book review

Book Review: Transgression

TRANSGRESSION by Ben Stoltzfus is a coming-of-age story both unique to its time and universal in its protagonist’s struggles. Check out what Kathy L. Brown has to say in her book review of this indie historical novel.

Book Review: Transgression

Reviewed by Kathy L. Brown

A coming-of-age story both unique to its time and universal in its protagonist’s struggles

Transgression describes itself as “autofiction”—a fictionalized memoir. It is the tale of a gifted, curious, and precocious American teen as he reconciles the fundamentalist religious teachings ingrained in his heart and mind with his spiritual quest, intellectual rigor, and sexual longings. His internal conflicts mirror dangerous conflicts in the world around him; Hitler’s aggressions and World War II’s events form the background of his life. 

Stoltzfus’s parents are American educators working in Bulgaria at an international school.    Life is good for the family. The household is devout in the Congregationalist religion, and the protagonist has also attended Catholic school. He is a bright, mature child who has internalized most everything he’s been taught. But his twin obsessions with burning in hell and sex create an almost constant state of conflict within him. 

“My spirit has also been Balkanized, split and parceled like Bulgaria…my parents are Congregationalists, and I, after each Catechism lesson, am beginning to think like a Catholic.”

World events quickly overcome the family’s idyllic life as well as that of everyone around them. From Jewish friends changing their names’ spelling to growing scarcities of basic items, things aren’t looking good. When Germany invades and occupies Bulgaria, the family must flee, thus initiating a multi-year refugee experience. Coinciding with this upheaval, the protagonist struggles mightily with the meaning of good and evil in his personal life. What is sin? Where does redemption lie? What is a person’s soul and how can one guard it? 

Stoltzfus and his friend Mireille love to read and discuss books, especially banned books (now considered classics). Thus, Transgression is also a story about the written word: its value, not merely as entertainment but also as a source of multiple insights into the human experience.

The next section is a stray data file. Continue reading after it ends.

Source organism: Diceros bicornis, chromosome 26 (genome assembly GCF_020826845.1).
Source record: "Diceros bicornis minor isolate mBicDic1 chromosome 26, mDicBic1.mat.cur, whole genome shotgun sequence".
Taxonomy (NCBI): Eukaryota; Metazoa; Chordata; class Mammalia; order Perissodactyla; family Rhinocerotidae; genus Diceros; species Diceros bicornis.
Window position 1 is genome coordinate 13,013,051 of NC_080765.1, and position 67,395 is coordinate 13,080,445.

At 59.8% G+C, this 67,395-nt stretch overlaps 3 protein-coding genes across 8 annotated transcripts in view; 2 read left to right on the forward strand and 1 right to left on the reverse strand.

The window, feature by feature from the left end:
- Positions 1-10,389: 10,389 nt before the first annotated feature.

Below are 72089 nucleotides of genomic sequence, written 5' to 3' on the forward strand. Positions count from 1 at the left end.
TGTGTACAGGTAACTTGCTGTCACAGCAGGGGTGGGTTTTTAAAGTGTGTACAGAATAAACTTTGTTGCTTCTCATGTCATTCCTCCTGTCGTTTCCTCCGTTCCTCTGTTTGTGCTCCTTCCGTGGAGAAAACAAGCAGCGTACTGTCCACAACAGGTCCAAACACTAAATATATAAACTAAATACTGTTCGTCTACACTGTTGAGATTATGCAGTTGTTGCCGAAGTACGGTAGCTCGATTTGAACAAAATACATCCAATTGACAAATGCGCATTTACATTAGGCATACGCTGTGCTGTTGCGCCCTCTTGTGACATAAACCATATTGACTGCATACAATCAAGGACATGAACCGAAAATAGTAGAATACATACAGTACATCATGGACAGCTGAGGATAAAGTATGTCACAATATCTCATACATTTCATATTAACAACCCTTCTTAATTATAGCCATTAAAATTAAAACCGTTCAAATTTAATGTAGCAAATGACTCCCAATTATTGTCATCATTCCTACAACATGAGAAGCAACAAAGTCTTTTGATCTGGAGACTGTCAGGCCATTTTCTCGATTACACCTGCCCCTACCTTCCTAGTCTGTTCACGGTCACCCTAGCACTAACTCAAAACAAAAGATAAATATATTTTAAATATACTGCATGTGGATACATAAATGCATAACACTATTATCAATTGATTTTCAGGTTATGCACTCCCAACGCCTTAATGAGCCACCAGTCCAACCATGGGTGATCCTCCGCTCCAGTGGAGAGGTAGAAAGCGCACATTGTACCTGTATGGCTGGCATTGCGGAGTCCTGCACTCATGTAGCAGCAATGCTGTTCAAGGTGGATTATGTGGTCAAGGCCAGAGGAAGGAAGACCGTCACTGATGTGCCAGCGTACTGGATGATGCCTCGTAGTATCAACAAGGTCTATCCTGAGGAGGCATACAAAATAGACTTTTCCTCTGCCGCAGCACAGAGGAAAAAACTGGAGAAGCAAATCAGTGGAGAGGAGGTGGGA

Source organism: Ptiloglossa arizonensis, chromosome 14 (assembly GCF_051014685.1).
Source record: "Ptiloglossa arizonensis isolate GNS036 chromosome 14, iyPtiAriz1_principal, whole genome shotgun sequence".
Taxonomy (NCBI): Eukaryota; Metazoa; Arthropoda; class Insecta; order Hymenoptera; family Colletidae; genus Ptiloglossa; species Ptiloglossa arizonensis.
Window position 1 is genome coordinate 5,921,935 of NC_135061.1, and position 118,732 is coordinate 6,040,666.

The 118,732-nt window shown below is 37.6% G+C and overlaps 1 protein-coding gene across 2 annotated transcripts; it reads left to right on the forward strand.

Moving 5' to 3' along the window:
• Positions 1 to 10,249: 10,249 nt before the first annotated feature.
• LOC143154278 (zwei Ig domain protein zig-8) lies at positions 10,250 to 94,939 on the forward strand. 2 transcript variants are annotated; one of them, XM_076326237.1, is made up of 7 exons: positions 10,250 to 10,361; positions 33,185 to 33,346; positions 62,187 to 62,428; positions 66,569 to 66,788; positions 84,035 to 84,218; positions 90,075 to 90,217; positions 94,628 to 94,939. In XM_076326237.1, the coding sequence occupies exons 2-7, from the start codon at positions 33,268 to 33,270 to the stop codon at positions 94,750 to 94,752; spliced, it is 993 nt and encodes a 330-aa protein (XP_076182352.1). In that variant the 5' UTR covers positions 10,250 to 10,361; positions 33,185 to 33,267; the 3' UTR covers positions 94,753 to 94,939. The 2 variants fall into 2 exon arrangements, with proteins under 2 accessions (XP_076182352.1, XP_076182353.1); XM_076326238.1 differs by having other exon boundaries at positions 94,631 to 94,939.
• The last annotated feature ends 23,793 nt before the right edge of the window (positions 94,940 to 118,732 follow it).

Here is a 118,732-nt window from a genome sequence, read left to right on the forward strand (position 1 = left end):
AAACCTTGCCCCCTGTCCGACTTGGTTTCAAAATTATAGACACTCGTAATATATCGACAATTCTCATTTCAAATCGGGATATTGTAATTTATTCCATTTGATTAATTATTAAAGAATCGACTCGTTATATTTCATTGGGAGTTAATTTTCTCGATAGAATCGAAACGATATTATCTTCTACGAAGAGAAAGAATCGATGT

The narrator shares his story in the first person, present tense. The voice is that of a mature individual deep in revery rather than that of the young person experiencing the events. The story episodes are memories, coming, as memories do, in a stream of thought. 

“White seeps through the cracks. Memory. White, like city sounds sifting through leaves, slops through winter branches. The tree trunks are black crows on a snowbank, like punctuation marks, dot the landscape. The crows become magpies, and the magpies are the white collar and black robe of Brother Ignatius. No, they are now black crosses on the fuselage of Junker airplanes. They are black swastikas…”

Skillfully utilized literary techniques hold the reader in the narrator’s memories. The story is told in summary—that is, descriptions of events (as opposed to scenes, in which the event is “acted out” by the characters). For example, dialogue is marked by a colon and run together into a paragraph. The lyrical voice is replete with figurative language, at times stark but often as intricately designed as the Persian rugs Mrs. Stoltzfus loves to collect. Although generally linear, the narrative often shares episodes of varying degrees of consequence with equal emphasis. The narrator’s introspective moments, often humorous, illuminate a growing maturity and rich interior life.

A fundamentally life-changing event for the narrator occurs early in the story. It precipitates the spiritual crisis that haunts him through most of the book. This event is recognized as a crime in 2022, and although ultimately the narrator understands he had no actual culpability, no hint of that insight occurs through most of the story. Since the book voice is that of the narrator in maturity, this omission is troublesome to this reader. 

Readers interested in first-person historical accounts as well as moral philosophy questions and coming-of-age stories will enjoy Transgression. Replete with issues relevant to modern life and ripe for discussion on many levels, Transgression would be a great choice for a book club.

Publisher: Atmosphere Press

Genre: Literary & General Fiction / Historical Fiction

Print Length: 290 pages

ISBN: 978-1639885176

Thank you for reading Kathy L. Brown’s book review of Transgression by Ben Stoltzfus! If you liked what you read, please spend some more time with us at the links below.

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